9781472565174 online 9781841136905 hardback 9781847315946 PDF
Studies in international and comparative criminal law ; v. 5.
A monograph that offers a critical analysis of developments in the field of transnational organised crime under international law. It traces the history of organised crime and explores key concepts and norms relating to the practice from a multi-disciplinary perspective. It looks at legal obligations imposed upon States. There is extensive and detailed academic literature on the legal development of international crimes such as war crimes and crime against humanity. However, not much attention has been paid to other serious crimes, including narcotics-related offences, human trafficking and money laundering, which do not necessarily amount to international crimes in the traditional sense. The purpose of this monograph is to fill this gap and offer a critical analysis of developments in the field of transnational organised crime under international law. The book is divided into two parts. Part I is entitled 'Norms, Principles, and Concepts'. It traces the history of organised crime and explores key concepts and norms relating to the practice from a multi-disciplinary perspective. It then looks at legal obligations imposed upon States as well as non-State actors in relation to transnational organised crime. Part II illustrates how these norms, principles and obligations are translated and enforced in practice. This will be done through case studies at the level of national law (Thailand, Serbia and the UK), regional law (European Union) and international law (United Nations).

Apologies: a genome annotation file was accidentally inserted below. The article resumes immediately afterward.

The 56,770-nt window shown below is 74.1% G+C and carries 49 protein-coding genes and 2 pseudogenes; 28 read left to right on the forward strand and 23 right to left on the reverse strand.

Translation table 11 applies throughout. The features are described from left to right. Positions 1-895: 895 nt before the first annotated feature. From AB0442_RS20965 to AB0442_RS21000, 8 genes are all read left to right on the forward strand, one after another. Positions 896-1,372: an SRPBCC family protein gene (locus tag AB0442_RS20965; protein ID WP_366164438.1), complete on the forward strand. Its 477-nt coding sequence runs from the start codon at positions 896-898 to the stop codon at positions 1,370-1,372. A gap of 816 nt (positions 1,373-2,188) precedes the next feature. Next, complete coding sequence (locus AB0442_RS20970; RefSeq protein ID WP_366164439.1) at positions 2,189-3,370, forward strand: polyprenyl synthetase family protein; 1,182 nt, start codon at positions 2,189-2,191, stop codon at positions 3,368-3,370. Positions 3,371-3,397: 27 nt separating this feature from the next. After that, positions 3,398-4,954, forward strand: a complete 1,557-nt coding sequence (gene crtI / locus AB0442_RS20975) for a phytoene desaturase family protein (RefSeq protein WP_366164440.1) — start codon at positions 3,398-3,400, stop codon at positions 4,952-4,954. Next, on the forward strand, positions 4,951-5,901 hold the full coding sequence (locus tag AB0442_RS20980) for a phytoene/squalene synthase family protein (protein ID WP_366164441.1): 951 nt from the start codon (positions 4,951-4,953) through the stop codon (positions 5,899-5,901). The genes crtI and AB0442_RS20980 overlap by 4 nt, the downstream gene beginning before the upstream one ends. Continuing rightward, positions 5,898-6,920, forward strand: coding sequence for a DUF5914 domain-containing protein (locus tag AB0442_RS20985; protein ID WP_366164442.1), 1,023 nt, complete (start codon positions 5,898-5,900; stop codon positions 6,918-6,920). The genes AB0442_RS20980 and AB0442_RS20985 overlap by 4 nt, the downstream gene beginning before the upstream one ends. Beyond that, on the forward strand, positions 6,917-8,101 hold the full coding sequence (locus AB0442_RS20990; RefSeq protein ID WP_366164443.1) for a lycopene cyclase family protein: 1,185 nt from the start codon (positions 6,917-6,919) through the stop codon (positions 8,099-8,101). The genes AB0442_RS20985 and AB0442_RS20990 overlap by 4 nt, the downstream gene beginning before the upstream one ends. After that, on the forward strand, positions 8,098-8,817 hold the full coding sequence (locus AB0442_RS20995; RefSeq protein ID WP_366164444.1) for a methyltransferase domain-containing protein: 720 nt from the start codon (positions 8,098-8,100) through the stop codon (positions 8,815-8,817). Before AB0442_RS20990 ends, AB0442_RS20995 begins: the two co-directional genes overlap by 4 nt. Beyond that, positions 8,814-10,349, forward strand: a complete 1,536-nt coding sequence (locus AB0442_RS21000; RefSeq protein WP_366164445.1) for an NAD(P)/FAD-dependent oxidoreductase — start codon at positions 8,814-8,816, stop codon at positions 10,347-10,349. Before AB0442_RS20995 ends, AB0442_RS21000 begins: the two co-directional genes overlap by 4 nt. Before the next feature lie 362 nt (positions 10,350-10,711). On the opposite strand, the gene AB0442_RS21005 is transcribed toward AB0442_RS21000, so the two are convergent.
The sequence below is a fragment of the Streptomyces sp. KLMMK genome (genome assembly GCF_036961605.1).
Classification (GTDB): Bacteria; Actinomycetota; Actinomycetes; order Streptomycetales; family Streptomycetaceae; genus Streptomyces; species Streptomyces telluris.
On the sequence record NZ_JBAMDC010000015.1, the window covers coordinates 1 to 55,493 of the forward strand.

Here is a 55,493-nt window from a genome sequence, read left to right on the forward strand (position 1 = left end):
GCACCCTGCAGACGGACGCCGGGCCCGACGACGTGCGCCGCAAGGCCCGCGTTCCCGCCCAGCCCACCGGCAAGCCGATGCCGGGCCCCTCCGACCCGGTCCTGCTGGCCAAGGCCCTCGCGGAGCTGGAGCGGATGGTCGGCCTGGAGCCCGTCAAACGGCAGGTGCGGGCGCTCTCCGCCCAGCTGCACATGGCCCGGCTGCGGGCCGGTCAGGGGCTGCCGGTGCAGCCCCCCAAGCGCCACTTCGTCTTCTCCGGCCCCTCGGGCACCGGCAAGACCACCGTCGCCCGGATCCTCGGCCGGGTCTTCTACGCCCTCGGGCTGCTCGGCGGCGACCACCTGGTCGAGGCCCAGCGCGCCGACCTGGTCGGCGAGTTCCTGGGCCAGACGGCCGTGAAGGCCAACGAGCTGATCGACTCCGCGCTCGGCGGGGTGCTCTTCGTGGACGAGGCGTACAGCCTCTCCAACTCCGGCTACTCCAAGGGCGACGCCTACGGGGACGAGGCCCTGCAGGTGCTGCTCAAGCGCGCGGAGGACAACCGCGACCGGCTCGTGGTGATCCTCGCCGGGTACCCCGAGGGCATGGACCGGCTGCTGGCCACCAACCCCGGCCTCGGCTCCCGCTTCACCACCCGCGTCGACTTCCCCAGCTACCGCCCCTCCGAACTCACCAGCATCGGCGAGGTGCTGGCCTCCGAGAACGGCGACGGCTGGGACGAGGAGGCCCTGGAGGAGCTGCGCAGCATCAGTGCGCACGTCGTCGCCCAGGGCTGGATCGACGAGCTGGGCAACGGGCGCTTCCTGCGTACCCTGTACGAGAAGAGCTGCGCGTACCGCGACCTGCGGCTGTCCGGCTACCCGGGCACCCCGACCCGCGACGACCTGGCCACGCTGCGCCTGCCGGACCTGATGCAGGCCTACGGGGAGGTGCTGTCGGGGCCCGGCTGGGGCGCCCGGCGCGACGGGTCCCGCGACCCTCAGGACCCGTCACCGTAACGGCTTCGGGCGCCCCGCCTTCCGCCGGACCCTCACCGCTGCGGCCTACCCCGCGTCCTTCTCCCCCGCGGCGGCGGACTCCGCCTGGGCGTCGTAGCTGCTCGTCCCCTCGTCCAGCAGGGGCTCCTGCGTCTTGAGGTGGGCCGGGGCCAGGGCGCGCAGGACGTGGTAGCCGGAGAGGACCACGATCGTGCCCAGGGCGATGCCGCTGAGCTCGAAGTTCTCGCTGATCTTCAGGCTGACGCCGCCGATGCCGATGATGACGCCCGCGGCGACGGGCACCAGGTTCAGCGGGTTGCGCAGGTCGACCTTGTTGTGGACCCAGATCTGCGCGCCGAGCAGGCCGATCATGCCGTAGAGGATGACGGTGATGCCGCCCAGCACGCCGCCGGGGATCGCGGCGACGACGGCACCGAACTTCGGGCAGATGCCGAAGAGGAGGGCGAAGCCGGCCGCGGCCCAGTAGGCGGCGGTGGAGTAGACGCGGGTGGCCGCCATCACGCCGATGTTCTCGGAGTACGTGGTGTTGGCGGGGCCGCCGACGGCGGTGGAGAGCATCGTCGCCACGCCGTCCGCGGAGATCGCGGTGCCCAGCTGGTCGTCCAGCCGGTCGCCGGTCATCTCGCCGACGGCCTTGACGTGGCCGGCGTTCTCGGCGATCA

Bibliography, etc. Note
Includes bibliographical references (pages 231-242) and index.
Formatted Contents Note
Introduction Understanding organised crime from a multi-disciplinary perspective Obligations of States under international law The role of non-state actors in suppression and prevention of organised crime National case studies of Thailand, Serbia, Kosovo, and the UK The EU and transnational organised crime International responses to transnational organised crime.